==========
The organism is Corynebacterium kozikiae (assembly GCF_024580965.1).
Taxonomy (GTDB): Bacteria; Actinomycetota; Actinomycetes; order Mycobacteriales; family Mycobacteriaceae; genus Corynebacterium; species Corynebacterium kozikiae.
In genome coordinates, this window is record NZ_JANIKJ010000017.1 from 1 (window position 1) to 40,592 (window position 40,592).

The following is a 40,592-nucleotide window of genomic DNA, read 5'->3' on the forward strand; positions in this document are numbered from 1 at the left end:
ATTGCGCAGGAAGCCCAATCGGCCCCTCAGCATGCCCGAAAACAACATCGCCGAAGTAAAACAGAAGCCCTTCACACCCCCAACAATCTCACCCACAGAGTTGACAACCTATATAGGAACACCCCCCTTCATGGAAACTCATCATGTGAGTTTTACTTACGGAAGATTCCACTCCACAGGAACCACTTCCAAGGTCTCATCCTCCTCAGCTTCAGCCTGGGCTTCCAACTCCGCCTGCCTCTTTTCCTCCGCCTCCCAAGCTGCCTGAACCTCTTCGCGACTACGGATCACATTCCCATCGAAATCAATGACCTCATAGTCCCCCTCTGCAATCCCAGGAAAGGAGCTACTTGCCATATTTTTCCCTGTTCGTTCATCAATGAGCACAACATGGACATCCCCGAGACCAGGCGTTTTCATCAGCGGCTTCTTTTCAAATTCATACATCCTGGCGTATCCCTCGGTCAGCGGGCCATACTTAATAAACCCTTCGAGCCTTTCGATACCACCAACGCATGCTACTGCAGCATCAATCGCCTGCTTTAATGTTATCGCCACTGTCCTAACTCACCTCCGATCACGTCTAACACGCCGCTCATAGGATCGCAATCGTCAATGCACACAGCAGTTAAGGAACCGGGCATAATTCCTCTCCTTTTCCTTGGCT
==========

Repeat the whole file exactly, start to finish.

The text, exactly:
The organism is Corynebacterium kozikiae (assembly GCF_024580965.1).
Taxonomy (GTDB): Bacteria; Actinomycetota; Actinomycetes; order Mycobacteriales; family Mycobacteriaceae; genus Corynebacterium; species Corynebacterium kozikiae.
In genome coordinates, this window is record NZ_JANIKJ010000017.1 from 1 (window position 1) to 40,592 (window position 40,592).

The following is a 40,592-nucleotide window of genomic DNA, read 5'->3' on the forward strand; positions in this document are numbered from 1 at the left end:
ATTGCGCAGGAAGCCCAATCGGCCCCTCAGCATGCCCGAAAACAACATCGCCGAAGTAAAACAGAAGCCCTTCACACCCCCAACAATCTCACCCACAGAGTTGACAACCTATATAGGAACACCCCCCTTCATGGAAACTCATCATGTGAGTTTTACTTACGGAAGATTCCACTCCACAGGAACCACTTCCAAGGTCTCATCCTCCTCAGCTTCAGCCTGGGCTTCCAACTCCGCCTGCCTCTTTTCCTCCGCCTCCCAAGCTGCCTGAACCTCTTCGCGACTACGGATCACATTCCCATCGAAATCAATGACCTCATAGTCCCCCTCTGCAATCCCAGGAAAGGAGCTACTTGCCATATTTTTCCCTGTTCGTTCATCAATGAGCACAACATGGACATCCCCGAGACCAGGCGTTTTCATCAGCGGCTTCTTTTCAAATTCATACATCCTGGCGTATCCCTCGGTCAGCGGGCCATACTTAATAAACCCTTCGAGCCTTTCGATACCACCAACGCATGCTACTGCAGCATCAATCGCCTGCTTTAATGTTATCGCCACTGTCCTAACTCACCTCCGATCACGTCTAACACGCCGCTCATAGGATCGCAATCGTCAATGCACACAGCAGTTAAGGAACCGGGCATAATTCCTCTCCTTTTCCTTGGCT